The Bradley Lake hydroelectric power plant is one step closer to approval for an amendment to the Bradley Lake hydroelectric power plant that would allow the plant to divert water from Battle Creek to Bradley Lake.
The Alaska Energy Authority and the state Department of Fish and Game agreed to the Federal Energy Regulatory Commission’s adjustments to the water flow requirements for the proposed Battle Creek diversion project, according to documents submitted to the Federal Energy Regulatory Commission in late April. AEA and Fish and Game previously came to a consensus on fish and game water flows in August 2015, said AEA Project Manager Bryan Carey.
“Most of the agencies think that the project is a good project,” Carey said.
The proposed Battle Creek project would increase energy output by 10 to 20 percent each year, said Power Plant Production Manager Bob Day. Increasing the energy produced by the Bradley Lake plant would reduce the need for future natural gas supplies, according to a letter dated April 27 from AEA to FERC regarding the project.
The current plans are to intercept the course of the water stream at upper Battle Creek by building a basin to collect water, a settling pond, and a pipe to send the allotted amounts of water to Bradley Lake, Day said. Either way, the water ends up in Kachemak Bay, which is where Battle Creek currently ends. The difference with the diversion project is the water would route through the power plant’s turbines to create energy first.
Once the FERC issues an approval for the project, which Carey said is expected this summer, the next question is a financial one.
“Once we have the amendment, it does not mean we will go forward with it. The utilities will decide to finance it because the utilities pay for Bradley,” Carey said
One of the main points of contention on the Battle Creek project between agencies and the Alaska Energy Association is how changed water flows might affect the fisheries. The flows at Battle Creek are currently monitored by a gauge, Day said. The gauge allows the current water levels at the undisturbed creek to be known at different points during the year before the project starts.
“The fish do come up here out of Kachemak Bay and the agencies want to make sure that we don’t damage or impact that,” said Power Plant Production Manager Bob Day.
Coho and sockeye salmon species were observed in Battle Creek in 2010 and 2011 fish survey seasons, according to a letter submitted to
FERC by the National Oceanic and Atmospheric Administration on January 16. Recommended water flow in Battle Creek during the summer were not adequate to protect juvenile life stages of coho salmon in all part of the stream, according to research by the National Marine Fisheries Service.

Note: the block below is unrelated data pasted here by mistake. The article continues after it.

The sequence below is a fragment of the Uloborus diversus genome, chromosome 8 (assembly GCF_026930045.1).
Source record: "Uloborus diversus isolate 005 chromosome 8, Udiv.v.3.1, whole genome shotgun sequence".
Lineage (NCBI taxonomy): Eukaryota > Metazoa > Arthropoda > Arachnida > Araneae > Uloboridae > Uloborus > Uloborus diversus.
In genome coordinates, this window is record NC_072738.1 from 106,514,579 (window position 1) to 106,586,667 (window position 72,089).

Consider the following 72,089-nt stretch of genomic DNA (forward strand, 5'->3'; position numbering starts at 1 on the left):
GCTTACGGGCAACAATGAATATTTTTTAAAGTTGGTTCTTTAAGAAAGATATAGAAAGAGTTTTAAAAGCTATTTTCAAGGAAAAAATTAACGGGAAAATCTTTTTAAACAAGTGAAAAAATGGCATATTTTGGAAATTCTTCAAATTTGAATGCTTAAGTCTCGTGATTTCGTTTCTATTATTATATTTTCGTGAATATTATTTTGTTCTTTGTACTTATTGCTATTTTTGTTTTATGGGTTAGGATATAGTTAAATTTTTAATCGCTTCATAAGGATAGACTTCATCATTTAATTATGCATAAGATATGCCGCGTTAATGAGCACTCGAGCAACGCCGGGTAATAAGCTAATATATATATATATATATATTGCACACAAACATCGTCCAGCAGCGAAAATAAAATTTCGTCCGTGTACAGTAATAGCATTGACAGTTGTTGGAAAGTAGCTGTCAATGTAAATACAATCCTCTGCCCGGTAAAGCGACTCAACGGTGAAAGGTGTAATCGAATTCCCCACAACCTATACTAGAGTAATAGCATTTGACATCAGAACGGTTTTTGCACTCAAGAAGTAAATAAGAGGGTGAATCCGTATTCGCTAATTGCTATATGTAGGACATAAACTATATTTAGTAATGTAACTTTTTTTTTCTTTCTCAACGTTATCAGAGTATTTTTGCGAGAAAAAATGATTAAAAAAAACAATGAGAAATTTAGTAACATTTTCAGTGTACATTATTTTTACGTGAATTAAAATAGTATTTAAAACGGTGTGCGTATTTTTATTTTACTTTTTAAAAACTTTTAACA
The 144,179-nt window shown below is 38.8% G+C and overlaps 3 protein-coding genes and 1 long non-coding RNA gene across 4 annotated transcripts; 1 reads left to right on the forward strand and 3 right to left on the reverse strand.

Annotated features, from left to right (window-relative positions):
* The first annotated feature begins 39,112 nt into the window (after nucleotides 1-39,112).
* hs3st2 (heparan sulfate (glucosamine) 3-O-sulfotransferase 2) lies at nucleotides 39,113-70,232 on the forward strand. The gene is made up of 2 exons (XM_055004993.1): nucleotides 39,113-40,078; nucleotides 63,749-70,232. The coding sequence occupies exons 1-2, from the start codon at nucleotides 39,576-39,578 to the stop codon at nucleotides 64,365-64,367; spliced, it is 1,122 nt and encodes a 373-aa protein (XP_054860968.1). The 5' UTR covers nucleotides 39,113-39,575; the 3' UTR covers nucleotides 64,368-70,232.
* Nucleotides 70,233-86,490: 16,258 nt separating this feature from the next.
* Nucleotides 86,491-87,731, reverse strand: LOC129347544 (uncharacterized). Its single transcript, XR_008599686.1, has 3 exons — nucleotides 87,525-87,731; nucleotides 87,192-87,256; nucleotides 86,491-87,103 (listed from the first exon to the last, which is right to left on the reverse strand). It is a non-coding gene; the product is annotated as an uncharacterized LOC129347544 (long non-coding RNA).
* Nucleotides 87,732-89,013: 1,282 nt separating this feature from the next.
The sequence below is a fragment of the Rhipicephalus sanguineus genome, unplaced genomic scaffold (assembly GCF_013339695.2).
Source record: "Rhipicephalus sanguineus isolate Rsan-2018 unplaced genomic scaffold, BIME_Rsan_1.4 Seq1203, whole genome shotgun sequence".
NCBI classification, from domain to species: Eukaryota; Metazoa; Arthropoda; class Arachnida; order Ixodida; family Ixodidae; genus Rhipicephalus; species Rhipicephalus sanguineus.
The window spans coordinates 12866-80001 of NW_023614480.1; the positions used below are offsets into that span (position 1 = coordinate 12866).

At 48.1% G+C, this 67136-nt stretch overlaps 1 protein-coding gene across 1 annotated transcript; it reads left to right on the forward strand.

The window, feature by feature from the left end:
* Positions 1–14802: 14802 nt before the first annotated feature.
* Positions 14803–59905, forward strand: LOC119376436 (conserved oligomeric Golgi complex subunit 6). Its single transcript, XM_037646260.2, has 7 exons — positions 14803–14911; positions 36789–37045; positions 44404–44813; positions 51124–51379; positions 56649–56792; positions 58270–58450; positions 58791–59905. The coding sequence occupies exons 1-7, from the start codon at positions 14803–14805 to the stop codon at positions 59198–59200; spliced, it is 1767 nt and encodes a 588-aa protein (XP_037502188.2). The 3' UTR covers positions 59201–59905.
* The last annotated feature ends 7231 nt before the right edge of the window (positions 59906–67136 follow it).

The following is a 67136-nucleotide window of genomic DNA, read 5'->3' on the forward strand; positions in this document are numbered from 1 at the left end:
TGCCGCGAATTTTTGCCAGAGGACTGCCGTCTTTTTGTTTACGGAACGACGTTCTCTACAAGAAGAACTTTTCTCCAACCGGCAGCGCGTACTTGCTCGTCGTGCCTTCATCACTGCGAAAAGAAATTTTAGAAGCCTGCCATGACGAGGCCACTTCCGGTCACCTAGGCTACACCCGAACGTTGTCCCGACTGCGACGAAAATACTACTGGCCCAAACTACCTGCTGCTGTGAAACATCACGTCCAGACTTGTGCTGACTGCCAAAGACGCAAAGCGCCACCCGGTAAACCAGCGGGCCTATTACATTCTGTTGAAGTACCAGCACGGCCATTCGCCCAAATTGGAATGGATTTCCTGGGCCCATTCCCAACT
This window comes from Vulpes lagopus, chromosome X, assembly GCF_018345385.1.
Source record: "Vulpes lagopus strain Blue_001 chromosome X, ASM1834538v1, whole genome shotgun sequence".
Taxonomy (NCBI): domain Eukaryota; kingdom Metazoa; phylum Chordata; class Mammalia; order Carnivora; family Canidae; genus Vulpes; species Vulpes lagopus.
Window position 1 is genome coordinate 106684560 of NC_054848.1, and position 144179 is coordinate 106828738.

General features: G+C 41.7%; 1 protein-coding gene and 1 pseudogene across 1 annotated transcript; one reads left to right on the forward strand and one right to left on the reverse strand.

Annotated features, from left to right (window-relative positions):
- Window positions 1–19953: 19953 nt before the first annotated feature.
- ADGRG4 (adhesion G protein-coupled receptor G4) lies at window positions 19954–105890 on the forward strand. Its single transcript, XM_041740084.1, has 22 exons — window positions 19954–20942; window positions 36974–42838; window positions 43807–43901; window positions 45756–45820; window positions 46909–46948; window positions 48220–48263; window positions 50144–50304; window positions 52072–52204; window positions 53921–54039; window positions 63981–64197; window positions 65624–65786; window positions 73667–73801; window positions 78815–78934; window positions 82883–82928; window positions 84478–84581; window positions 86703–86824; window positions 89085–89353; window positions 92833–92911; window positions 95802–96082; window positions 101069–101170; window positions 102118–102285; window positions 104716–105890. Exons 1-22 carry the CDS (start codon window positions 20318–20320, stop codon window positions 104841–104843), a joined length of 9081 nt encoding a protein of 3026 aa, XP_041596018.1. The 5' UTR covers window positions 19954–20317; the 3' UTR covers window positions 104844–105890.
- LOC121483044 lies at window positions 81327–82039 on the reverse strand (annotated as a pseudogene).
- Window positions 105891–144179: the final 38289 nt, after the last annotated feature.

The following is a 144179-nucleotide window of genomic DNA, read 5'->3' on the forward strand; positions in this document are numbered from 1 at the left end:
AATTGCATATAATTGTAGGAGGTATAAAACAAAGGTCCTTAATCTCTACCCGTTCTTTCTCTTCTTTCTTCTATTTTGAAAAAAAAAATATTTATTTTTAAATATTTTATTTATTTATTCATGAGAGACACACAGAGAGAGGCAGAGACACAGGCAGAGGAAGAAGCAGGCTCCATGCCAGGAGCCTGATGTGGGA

NMFS recommends that an annual overall 85 percent of the flow at the point of diversion go to Bradley Lake, leaving 15 percent to sustain the salmon population, Carey said. The diversion would begin the late spring and end in the fall as freezing temperatures appear, Carey said.
“NMFS’s recommended minimum instream flows … will provide necessary low velocity summer habitat areas of juvenile coho and fall spawning habitat for adult coho salmon. If implemented these minimum instream flows would avoid, minimize, mitigate, or otherwise offset the adverse effects of this project,” wrote NMFS Alaska Region Administrator James Balsiger in the January 16 letter.
Balsiger also recommended automation of equipment to make flow more precise than with the proposed manually operated head gates on the diversion structure. Carey said that the AEA is considering this recommendation.
Despite these concerns, the Department of Fish and Game agreed that the reduced flows during the summer would benefit the juvenile habitat, since the diversion would prevent fast moving water from moving debris or flushing weak swimming life stages of salmon downstream, according to an April 26 letter submitted to FERC.
Warmer water and a steadier environment in Battle Creek is another potential positive outcome for the fishery, Day said.
“Because it’s the water off the glacier, the water in the lower creek would probably be warmer and in warmer water, fish grow faster and they grow better,” Day said. “
“We’re thinking that like with the lower Bradley River, we’d have some ability to help the flushing or drying out action because we could shut off our conveyance if it was real needy. We can make things more steady for the fish or warmer for the fish.”
Anna Frost can be reached at email@example.com.